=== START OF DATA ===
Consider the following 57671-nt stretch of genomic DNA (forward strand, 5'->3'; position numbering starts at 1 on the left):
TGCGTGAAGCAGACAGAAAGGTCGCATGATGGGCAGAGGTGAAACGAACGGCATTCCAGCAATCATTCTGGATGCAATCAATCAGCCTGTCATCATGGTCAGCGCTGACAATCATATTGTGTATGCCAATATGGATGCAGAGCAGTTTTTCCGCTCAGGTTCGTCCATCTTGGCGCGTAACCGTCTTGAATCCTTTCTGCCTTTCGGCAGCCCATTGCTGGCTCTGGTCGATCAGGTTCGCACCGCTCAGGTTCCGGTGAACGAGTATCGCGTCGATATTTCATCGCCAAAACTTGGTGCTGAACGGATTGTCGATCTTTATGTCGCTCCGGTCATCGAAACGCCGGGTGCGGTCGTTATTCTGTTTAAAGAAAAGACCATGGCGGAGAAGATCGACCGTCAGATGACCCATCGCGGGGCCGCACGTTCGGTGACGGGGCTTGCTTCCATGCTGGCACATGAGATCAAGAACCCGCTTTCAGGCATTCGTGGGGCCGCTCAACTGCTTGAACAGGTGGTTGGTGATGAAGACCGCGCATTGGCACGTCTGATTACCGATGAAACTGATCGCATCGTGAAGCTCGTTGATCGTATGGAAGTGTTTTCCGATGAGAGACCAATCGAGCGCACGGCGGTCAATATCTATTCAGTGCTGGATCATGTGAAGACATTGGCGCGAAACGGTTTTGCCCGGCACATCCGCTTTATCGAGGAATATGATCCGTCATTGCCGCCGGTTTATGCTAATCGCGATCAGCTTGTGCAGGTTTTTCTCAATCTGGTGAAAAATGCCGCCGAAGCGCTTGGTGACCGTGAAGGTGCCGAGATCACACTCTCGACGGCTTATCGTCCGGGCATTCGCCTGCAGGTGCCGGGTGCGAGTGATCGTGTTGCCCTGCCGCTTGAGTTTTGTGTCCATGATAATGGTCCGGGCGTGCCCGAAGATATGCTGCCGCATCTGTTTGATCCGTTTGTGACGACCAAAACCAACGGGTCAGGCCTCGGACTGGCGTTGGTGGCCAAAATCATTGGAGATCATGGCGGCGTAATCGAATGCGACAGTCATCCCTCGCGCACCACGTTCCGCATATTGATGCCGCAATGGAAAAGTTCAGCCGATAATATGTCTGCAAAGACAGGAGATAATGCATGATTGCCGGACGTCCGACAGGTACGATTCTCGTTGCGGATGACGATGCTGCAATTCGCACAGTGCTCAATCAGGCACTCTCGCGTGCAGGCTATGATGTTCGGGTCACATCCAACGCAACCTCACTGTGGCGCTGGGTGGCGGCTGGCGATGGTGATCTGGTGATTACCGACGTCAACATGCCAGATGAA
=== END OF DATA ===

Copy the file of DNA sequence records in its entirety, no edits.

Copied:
Consider the following 57671-nt stretch of genomic DNA (forward strand, 5'->3'; position numbering starts at 1 on the left):
TGCGTGAAGCAGACAGAAAGGTCGCATGATGGGCAGAGGTGAAACGAACGGCATTCCAGCAATCATTCTGGATGCAATCAATCAGCCTGTCATCATGGTCAGCGCTGACAATCATATTGTGTATGCCAATATGGATGCAGAGCAGTTTTTCCGCTCAGGTTCGTCCATCTTGGCGCGTAACCGTCTTGAATCCTTTCTGCCTTTCGGCAGCCCATTGCTGGCTCTGGTCGATCAGGTTCGCACCGCTCAGGTTCCGGTGAACGAGTATCGCGTCGATATTTCATCGCCAAAACTTGGTGCTGAACGGATTGTCGATCTTTATGTCGCTCCGGTCATCGAAACGCCGGGTGCGGTCGTTATTCTGTTTAAAGAAAAGACCATGGCGGAGAAGATCGACCGTCAGATGACCCATCGCGGGGCCGCACGTTCGGTGACGGGGCTTGCTTCCATGCTGGCACATGAGATCAAGAACCCGCTTTCAGGCATTCGTGGGGCCGCTCAACTGCTTGAACAGGTGGTTGGTGATGAAGACCGCGCATTGGCACGTCTGATTACCGATGAAACTGATCGCATCGTGAAGCTCGTTGATCGTATGGAAGTGTTTTCCGATGAGAGACCAATCGAGCGCACGGCGGTCAATATCTATTCAGTGCTGGATCATGTGAAGACATTGGCGCGAAACGGTTTTGCCCGGCACATCCGCTTTATCGAGGAATATGATCCGTCATTGCCGCCGGTTTATGCTAATCGCGATCAGCTTGTGCAGGTTTTTCTCAATCTGGTGAAAAATGCCGCCGAAGCGCTTGGTGACCGTGAAGGTGCCGAGATCACACTCTCGACGGCTTATCGTCCGGGCATTCGCCTGCAGGTGCCGGGTGCGAGTGATCGTGTTGCCCTGCCGCTTGAGTTTTGTGTCCATGATAATGGTCCGGGCGTGCCCGAAGATATGCTGCCGCATCTGTTTGATCCGTTTGTGACGACCAAAACCAACGGGTCAGGCCTCGGACTGGCGTTGGTGGCCAAAATCATTGGAGATCATGGCGGCGTAATCGAATGCGACAGTCATCCCTCGCGCACCACGTTCCGCATATTGATGCCGCAATGGAAAAGTTCAGCCGATAATATGTCTGCAAAGACAGGAGATAATGCATGATTGCCGGACGTCCGACAGGTACGATTCTCGTTGCGGATGACGATGCTGCAATTCGCACAGTGCTCAATCAGGCACTCTCGCGTGCAGGCTATGATGTTCGGGTCACATCCAACGCAACCTCACTGTGGCGCTGGGTGGCGGCTGGCGATGGTGATCTGGTGATTACCGACGTCAACATGCCAGATGAA